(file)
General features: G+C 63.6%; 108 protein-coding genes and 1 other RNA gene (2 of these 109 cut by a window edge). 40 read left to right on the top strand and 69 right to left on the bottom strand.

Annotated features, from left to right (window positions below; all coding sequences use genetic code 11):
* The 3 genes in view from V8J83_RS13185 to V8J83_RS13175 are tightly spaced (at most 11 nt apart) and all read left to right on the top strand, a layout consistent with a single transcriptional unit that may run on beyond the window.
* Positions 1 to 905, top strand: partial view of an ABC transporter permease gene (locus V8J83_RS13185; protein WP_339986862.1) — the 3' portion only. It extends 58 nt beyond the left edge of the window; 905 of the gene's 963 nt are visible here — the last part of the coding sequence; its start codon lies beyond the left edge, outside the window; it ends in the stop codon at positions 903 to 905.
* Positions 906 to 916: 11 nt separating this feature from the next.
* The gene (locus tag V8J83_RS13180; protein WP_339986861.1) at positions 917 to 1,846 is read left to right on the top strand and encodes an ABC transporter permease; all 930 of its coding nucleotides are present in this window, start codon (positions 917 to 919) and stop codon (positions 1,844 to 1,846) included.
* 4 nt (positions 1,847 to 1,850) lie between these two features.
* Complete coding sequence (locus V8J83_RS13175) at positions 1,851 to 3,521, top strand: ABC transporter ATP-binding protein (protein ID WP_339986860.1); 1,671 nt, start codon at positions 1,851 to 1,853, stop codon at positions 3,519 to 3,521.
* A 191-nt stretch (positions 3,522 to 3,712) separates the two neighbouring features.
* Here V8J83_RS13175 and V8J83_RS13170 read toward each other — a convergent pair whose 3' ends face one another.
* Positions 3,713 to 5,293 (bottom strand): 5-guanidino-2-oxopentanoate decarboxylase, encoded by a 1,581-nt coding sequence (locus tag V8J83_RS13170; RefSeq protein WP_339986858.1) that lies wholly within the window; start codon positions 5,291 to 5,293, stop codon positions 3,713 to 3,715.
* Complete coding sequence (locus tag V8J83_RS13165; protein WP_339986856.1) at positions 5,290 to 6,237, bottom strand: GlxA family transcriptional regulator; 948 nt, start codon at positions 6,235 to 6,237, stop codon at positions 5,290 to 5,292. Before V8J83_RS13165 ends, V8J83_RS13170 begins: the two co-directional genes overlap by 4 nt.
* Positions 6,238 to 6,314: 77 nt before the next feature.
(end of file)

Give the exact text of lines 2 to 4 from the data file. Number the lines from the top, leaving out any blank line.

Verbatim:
Annotated features, from left to right (window positions below; all coding sequences use genetic code 11):
* The 3 genes in view from V8J83_RS13185 to V8J83_RS13175 are tightly spaced (at most 11 nt apart) and all read left to right on the top strand, a layout consistent with a single transcriptional unit that may run on beyond the window.
* Positions 1 to 905, top strand: partial view of an ABC transporter permease gene (locus V8J83_RS13185; protein WP_339986862.1) — the 3' portion only. It extends 58 nt beyond the left edge of the window; 905 of the gene's 963 nt are visible here — the last part of the coding sequence; its start codon lies beyond the left edge, outside the window; it ends in the stop codon at positions 903 to 905.